-

The Observer is a student-run, daily print & online newspaper serving Notre Dame, Saint Mary's & Holy Cross. Learn about us.

-

viewpoint

Say no to the Equality Act

| Tuesday, March 9, 2021

On Feb. 24, the House of Representatives passed H.R. 5, the Equality Act. Supported by President Biden, the bill seeks to amend current civil rights law to prohibit discrimination on the basis of sexual orientation and gender identity. If passed, the Equality Act would be the most systematic attack on the proper application of sexual difference to the public sphere in America’s history and would severely infringe on the right of the Church and her faithful to conduct themselves in accordance with the moral law.

Title II of the Civil Rights Act of 1964 uses an expansive interpretation of Congress’s power to regulate interstate commerce to prohibit discrimination and segregation in places of public accommodation, such as hotels, restaurants, theatres, and stadiums. The Equality Act would add protections for sexual orientation and gender identity and would drastically expand the list of covered facilities to include “any establishment that provides a good, service, or program.” In effect, this would force all businesses to provide services that promote practices in conflict with Church teaching such as homosexual “marriage” and transgenderism. Expect to see more cases like that of Colorado cakeshop owner Jack Phillips, who has been sued for refusing to design cakes for the reception of a gay “wedding” and a transgender-themed birthday. Charitable services would also be threatened. Beginning in Massachusetts in 2006, Catholic Charities adoption services across the country–guided by the principle that a child ought to have a mother and a father–have closed their doors in response to laws that would require them to place children with homosexual couples. Under the guise of inclusion, the Equality Act attempts to force people to commit actions against the moral law and would ostracize from public life those whose conceptions of marriage and sexuality stray from the orthodoxy of secular culture.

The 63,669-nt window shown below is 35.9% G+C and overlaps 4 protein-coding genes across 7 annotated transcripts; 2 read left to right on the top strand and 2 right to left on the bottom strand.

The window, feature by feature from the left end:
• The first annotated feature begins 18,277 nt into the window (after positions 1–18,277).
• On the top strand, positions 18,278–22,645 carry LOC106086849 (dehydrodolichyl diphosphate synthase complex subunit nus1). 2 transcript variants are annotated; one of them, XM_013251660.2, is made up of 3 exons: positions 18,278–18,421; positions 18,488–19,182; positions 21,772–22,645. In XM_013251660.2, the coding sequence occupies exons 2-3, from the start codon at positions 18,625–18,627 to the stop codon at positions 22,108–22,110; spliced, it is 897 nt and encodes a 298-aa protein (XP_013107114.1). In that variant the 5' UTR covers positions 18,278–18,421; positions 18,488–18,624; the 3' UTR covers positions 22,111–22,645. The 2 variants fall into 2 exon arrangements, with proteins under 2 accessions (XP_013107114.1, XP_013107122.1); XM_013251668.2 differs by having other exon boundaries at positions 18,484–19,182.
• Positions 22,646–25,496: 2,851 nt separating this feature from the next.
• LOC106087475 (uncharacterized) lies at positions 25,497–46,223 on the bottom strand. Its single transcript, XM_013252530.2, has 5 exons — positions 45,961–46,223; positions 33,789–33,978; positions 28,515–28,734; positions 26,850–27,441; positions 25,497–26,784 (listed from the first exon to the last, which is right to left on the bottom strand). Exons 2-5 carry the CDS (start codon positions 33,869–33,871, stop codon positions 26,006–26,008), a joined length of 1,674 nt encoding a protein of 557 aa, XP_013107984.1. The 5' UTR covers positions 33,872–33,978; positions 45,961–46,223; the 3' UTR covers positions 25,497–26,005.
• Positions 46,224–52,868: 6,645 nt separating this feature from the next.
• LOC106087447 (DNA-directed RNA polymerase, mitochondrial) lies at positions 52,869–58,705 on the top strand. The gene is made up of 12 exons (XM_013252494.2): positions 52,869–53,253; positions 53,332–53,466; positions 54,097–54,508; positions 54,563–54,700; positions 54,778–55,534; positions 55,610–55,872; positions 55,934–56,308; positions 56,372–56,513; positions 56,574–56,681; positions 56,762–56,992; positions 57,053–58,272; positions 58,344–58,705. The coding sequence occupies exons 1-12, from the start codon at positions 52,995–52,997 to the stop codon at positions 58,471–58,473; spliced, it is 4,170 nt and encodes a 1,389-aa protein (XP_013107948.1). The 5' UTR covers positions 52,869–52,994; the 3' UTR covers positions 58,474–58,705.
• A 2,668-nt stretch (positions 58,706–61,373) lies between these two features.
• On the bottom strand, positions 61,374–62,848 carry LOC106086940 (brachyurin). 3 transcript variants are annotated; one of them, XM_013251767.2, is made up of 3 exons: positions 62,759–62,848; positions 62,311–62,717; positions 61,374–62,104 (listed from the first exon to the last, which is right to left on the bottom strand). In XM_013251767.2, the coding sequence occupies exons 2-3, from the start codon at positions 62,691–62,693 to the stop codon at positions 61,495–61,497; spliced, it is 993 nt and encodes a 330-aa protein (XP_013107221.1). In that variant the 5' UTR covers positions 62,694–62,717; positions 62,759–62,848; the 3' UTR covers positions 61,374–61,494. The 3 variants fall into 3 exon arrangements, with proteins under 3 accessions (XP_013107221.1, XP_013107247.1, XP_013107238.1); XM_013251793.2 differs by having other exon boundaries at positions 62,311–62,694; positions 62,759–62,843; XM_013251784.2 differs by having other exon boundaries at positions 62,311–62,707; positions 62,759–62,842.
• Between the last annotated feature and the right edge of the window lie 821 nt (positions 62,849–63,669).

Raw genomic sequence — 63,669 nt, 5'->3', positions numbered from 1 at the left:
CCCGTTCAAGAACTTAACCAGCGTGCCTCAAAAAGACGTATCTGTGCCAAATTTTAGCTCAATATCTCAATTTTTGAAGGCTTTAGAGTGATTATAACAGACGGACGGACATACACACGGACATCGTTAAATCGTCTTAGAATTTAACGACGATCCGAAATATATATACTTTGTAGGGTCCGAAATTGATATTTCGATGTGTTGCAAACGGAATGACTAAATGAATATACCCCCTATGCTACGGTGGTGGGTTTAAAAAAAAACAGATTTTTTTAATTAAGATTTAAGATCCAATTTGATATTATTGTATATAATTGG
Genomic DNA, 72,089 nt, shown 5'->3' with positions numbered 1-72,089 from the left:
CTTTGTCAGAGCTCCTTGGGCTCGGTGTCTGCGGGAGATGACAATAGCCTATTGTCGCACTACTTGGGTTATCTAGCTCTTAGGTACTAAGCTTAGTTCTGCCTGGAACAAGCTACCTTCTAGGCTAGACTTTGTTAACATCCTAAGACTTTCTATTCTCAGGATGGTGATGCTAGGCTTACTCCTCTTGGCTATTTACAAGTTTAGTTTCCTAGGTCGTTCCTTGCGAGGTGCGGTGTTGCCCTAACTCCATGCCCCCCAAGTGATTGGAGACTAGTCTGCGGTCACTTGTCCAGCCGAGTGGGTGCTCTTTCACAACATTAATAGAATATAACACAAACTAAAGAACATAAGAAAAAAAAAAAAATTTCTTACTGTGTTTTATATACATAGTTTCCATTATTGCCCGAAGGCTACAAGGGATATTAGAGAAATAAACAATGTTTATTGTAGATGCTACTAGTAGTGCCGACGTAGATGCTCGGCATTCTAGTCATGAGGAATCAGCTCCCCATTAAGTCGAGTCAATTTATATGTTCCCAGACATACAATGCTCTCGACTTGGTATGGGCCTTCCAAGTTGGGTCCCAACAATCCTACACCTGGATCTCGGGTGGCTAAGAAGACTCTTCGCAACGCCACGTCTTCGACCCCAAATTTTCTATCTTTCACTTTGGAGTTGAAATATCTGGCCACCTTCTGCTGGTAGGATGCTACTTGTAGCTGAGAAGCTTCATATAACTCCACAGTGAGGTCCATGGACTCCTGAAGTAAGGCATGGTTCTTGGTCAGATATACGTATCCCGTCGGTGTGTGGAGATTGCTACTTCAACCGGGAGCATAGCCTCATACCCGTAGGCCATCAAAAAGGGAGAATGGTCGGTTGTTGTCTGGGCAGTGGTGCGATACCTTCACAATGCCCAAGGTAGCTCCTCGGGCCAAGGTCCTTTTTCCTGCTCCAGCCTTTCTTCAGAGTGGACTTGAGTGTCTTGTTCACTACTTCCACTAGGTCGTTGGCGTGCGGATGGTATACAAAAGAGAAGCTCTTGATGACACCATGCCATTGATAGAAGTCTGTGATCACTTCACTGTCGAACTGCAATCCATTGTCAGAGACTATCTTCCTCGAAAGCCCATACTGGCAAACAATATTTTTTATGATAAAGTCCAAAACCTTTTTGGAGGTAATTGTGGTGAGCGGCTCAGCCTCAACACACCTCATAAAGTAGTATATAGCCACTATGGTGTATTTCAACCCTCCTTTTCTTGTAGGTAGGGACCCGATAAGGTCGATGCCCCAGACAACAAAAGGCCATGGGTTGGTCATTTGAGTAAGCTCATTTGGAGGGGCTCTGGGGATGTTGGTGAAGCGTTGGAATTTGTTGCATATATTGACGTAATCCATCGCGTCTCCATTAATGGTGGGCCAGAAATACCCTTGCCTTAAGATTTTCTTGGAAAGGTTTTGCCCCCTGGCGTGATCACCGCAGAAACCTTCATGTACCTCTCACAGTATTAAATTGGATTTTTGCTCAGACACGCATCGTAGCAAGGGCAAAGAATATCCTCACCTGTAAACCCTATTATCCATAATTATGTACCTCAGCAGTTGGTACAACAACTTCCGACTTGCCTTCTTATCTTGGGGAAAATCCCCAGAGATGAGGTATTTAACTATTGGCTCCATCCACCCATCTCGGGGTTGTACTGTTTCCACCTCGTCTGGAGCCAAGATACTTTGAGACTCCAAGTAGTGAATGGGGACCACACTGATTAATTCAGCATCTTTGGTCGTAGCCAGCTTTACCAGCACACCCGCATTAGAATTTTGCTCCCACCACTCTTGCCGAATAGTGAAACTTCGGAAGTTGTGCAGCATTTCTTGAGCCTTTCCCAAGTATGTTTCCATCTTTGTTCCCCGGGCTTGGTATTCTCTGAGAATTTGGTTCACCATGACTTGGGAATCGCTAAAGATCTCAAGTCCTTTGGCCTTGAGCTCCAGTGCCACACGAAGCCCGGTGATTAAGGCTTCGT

The Equality Act’s proposed amendments to the Civil Rights Act of 1964 would also end sex-segregated facilities. Section 1101 of the bill makes its intention clear: “an individual shall not be denied access to a shared facility, including a restroom, a locker room, and a dressing room, that is in accordance with the individual’s gender identity.” The need for bodily privacy in public facilities is obvious. “I don’t want a man in the bathroom with me,” says Alexis Lightcap, a young woman who added her name to a lawsuit challenging the policy of the Boyertown Area, Pennsylvania, School District allowing individuals into restrooms for the gender they identify with. Describing her reaction to seeing a biological male in the restroom, she states, “My body went into immediate shock. I immediately ran out.” The Equality Act’s definition of “gender identity” is so broad as to not even require a formal “transition” to the opposite sex. It is easy to see how predatory men could take advantage of these provisions to harm women in shared facilities.